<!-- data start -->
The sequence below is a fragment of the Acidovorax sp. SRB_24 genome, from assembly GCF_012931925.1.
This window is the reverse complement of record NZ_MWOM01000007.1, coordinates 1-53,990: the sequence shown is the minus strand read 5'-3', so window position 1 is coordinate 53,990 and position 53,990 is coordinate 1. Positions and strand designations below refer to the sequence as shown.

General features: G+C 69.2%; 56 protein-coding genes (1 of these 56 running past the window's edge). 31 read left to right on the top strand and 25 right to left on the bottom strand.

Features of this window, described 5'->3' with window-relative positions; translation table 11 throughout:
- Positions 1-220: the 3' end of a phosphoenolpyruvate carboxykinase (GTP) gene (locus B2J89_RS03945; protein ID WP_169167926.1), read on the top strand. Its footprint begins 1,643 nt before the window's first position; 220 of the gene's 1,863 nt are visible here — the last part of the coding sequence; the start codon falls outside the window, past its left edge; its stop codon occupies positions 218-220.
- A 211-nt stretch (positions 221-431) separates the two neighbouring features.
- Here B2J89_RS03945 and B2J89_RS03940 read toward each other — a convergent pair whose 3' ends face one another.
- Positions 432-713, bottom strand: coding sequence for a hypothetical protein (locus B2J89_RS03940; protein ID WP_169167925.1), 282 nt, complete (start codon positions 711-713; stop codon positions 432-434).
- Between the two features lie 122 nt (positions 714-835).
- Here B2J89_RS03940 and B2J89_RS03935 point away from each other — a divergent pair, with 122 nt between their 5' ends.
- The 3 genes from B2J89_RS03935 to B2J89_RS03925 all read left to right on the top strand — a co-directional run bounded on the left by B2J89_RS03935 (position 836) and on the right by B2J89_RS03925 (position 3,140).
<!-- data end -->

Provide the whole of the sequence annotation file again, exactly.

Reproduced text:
The sequence below is a fragment of the Acidovorax sp. SRB_24 genome, from assembly GCF_012931925.1.
This window is the reverse complement of record NZ_MWOM01000007.1, coordinates 1-53,990: the sequence shown is the minus strand read 5'-3', so window position 1 is coordinate 53,990 and position 53,990 is coordinate 1. Positions and strand designations below refer to the sequence as shown.

General features: G+C 69.2%; 56 protein-coding genes (1 of these 56 running past the window's edge). 31 read left to right on the top strand and 25 right to left on the bottom strand.

Features of this window, described 5'->3' with window-relative positions; translation table 11 throughout:
- Positions 1-220: the 3' end of a phosphoenolpyruvate carboxykinase (GTP) gene (locus B2J89_RS03945; protein ID WP_169167926.1), read on the top strand. Its footprint begins 1,643 nt before the window's first position; 220 of the gene's 1,863 nt are visible here — the last part of the coding sequence; the start codon falls outside the window, past its left edge; its stop codon occupies positions 218-220.
- A 211-nt stretch (positions 221-431) separates the two neighbouring features.
- Here B2J89_RS03945 and B2J89_RS03940 read toward each other — a convergent pair whose 3' ends face one another.
- Positions 432-713, bottom strand: coding sequence for a hypothetical protein (locus B2J89_RS03940; protein ID WP_169167925.1), 282 nt, complete (start codon positions 711-713; stop codon positions 432-434).
- Between the two features lie 122 nt (positions 714-835).
- Here B2J89_RS03940 and B2J89_RS03935 point away from each other — a divergent pair, with 122 nt between their 5' ends.
- The 3 genes from B2J89_RS03935 to B2J89_RS03925 all read left to right on the top strand — a co-directional run bounded on the left by B2J89_RS03935 (position 836) and on the right by B2J89_RS03925 (position 3,140).